Senator Tom Cotton was blasted by Charles P. Pierce on Thursday for his comments on the effort to make Washington, D.C. a state. Cotton made his remarks on the Senate floor and he started by attacking the Mayor of D.C. Cotton said, “Would you trust Mayor Bowser to keep Washington safe?” and “Wyoming is smaller than Washington by population, but it has three times as many workers in mining, logging and construction, and ten times as many workers in manufacturing … What vital industries would the new state of Washington represent? Lobbying? Bureaucracy? Give me a break.”
Pierce was writing for Esquire when he blasted Cotton. He wrote, “Cotton blew through the customary bargain-bin of historical references — Jacobins! The Philadelphia Mutiny! — and he trotted out the name of Marion Barry, of whom I had not thought in a decade, as a demonstration that DC can’t be a state because the residents can’t be trusted to govern themselves. There was some lengthy mendacity on the subject of if Washington can be a state, why can’t Jacksonville or New York? And, of course, the cat peeped from the bag; this is all about two additional Democratic senators elected by a population to whom the Republicans would rather not appeal.”
Pierce took particular issue with Cotton’s Wyoming comparison. He wrote, “What the f*ck is this? I mean, besides the obvious dog whistles that can be heard beyond the orbit of Neptune. Miners and loggers and hardhats apparently count for more as ‘workers’ than do street-cleaners, and hotel maids, and cops, and cabbies, and sanitation workers, and bodega clerks who make Washington a better place for Tom Cotton to live than back home in Bugtussle is.”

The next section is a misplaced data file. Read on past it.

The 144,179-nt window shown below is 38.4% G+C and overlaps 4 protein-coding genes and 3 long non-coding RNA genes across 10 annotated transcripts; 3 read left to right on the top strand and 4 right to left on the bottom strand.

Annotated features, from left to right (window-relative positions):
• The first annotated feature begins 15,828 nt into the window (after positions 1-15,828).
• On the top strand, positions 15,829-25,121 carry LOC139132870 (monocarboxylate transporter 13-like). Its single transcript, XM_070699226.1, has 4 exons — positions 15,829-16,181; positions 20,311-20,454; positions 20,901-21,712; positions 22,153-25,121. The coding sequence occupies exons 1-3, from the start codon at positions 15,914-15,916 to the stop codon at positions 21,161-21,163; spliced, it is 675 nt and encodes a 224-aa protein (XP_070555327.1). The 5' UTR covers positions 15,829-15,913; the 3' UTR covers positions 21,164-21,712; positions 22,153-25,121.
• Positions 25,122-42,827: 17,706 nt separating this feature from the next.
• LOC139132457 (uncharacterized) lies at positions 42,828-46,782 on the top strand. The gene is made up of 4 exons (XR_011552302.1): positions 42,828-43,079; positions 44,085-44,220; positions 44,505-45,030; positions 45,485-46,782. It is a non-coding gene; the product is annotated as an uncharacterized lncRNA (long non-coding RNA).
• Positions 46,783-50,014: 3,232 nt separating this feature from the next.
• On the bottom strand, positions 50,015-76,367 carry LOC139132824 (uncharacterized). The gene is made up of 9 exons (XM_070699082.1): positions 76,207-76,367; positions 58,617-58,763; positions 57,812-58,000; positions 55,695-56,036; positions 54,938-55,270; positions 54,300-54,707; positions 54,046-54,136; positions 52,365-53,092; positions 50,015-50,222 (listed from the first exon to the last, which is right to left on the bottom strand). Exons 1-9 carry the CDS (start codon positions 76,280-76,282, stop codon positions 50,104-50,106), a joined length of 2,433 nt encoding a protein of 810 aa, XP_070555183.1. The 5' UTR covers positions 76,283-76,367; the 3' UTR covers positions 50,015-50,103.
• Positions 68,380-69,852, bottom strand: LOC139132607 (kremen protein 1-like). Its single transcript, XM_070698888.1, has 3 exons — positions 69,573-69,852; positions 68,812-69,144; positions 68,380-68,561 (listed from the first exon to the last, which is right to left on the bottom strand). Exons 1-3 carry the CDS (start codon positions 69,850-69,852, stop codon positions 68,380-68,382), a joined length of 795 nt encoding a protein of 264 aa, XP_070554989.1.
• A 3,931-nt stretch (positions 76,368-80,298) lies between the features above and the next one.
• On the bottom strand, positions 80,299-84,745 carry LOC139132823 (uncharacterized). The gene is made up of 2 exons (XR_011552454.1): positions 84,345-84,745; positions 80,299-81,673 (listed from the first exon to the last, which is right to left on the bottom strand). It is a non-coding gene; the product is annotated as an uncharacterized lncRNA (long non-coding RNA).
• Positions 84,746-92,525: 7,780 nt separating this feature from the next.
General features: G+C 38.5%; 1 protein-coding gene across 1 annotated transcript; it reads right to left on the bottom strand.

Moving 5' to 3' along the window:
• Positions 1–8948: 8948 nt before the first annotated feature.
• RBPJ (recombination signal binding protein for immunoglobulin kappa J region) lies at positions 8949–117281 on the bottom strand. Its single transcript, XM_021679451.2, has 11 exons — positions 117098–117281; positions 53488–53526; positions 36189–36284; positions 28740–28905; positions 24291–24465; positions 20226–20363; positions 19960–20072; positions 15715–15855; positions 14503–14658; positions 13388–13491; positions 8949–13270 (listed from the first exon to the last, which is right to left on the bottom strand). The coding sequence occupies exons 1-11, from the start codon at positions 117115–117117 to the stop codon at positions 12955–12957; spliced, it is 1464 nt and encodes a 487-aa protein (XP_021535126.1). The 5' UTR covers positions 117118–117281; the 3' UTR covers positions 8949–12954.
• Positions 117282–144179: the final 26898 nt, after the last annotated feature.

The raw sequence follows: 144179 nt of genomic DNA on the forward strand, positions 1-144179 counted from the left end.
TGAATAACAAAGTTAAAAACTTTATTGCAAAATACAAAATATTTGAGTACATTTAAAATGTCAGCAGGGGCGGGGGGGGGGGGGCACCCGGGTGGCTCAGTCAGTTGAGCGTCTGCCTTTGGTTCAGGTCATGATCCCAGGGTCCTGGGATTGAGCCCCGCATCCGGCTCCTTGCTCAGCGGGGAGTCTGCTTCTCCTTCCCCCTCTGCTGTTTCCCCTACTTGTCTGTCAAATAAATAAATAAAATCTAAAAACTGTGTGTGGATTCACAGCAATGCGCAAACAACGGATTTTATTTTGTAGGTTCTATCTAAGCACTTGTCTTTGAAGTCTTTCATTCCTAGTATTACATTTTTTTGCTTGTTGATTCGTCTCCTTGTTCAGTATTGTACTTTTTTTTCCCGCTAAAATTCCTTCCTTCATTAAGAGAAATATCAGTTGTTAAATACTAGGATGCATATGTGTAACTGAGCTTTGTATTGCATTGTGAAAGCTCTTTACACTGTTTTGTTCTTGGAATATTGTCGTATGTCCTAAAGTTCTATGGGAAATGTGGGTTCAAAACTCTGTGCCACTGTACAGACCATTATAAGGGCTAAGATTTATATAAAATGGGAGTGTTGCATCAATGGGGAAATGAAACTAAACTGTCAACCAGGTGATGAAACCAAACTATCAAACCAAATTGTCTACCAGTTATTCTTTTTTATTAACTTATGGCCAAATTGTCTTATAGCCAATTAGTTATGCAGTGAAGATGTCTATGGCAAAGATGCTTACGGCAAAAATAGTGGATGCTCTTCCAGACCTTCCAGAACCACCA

Whether Washington D.C. should become a state is being debated more and more as population sizes of states become more lopsided. There is also the issue of equal representation in Congress. So far Republicans are dead set against the idea and the Trump administration is leading the opposition.
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Travis Earle is a veteran of the United States Navy and a resident of Memphis, Tennessee. He serves as a politics writer for Hill Reporter. Travis@HillReporter.com